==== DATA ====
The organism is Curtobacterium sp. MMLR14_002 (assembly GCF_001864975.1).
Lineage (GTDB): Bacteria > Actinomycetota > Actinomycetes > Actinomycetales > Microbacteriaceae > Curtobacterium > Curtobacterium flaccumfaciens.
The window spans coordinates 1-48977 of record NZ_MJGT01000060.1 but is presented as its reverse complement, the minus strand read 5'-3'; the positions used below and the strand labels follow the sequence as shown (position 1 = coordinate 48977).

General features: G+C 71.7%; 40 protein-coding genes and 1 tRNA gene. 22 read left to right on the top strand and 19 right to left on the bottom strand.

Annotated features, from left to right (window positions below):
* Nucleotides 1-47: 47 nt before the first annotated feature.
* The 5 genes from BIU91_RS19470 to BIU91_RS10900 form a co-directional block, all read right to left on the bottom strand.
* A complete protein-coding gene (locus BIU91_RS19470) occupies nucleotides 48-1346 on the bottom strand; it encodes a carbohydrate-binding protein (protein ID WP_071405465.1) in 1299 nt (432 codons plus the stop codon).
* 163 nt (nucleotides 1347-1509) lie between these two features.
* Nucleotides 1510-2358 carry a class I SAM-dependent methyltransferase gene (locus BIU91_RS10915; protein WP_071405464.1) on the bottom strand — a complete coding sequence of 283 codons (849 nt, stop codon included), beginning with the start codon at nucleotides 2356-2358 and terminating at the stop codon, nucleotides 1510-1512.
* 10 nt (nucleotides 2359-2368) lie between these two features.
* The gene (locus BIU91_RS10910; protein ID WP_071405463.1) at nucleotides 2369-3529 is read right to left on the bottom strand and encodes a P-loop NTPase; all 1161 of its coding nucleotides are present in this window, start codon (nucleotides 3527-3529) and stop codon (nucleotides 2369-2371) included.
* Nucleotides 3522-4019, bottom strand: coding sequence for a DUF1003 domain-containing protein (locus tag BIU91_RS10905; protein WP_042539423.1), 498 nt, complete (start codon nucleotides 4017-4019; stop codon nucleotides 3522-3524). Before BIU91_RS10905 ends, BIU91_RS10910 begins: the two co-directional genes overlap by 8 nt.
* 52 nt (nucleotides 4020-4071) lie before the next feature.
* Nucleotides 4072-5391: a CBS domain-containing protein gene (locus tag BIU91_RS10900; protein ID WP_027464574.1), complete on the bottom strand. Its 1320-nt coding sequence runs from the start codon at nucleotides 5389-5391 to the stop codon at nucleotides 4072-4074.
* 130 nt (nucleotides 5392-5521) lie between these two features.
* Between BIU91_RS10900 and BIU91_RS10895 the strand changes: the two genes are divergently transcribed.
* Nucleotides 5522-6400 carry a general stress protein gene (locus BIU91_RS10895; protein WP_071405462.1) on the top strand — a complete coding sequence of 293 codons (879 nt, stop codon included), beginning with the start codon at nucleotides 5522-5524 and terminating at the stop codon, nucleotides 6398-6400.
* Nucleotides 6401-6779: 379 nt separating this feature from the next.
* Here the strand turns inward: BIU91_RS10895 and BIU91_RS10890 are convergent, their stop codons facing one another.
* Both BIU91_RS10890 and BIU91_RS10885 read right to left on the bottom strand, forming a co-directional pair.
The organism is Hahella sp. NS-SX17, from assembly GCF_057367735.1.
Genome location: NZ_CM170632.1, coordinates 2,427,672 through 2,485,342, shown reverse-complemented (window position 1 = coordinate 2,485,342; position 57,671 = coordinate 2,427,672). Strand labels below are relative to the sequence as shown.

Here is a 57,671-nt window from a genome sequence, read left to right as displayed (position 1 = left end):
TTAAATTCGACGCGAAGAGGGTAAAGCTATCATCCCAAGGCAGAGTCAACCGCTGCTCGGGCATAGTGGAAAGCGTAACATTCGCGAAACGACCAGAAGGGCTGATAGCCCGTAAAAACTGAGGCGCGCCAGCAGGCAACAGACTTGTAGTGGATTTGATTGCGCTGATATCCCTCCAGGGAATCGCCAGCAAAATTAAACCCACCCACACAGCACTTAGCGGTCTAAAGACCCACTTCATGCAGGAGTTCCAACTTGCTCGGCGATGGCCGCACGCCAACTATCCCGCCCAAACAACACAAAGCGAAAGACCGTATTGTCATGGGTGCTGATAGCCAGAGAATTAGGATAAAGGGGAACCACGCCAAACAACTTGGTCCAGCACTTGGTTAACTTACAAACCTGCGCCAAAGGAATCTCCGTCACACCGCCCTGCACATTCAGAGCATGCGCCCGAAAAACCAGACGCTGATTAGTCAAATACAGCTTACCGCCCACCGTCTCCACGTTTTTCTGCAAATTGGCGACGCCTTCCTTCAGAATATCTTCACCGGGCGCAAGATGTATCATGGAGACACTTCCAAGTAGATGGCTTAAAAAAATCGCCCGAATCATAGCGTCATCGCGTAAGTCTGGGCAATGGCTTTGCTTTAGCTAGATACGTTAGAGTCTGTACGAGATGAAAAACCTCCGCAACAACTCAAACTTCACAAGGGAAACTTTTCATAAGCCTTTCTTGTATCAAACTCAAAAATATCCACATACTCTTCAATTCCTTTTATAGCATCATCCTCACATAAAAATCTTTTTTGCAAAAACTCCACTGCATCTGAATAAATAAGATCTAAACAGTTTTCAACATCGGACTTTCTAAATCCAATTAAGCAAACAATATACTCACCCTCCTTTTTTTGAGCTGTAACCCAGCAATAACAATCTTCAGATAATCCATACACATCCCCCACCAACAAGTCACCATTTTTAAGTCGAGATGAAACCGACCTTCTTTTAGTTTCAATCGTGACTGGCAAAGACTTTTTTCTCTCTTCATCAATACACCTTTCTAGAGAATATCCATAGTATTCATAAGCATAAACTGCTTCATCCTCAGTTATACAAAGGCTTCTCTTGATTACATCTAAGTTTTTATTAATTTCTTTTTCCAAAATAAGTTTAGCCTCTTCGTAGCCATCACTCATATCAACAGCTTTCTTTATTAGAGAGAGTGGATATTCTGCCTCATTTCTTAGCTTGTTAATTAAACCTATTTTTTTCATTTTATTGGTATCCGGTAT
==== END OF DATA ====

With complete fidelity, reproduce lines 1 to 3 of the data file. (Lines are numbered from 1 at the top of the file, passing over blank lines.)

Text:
The organism is Curtobacterium sp. MMLR14_002 (assembly GCF_001864975.1).
Lineage (GTDB): Bacteria > Actinomycetota > Actinomycetes > Actinomycetales > Microbacteriaceae > Curtobacterium > Curtobacterium flaccumfaciens.
The window spans coordinates 1-48977 of record NZ_MJGT01000060.1 but is presented as its reverse complement, the minus strand read 5'-3'; the positions used below and the strand labels follow the sequence as shown (position 1 = coordinate 48977).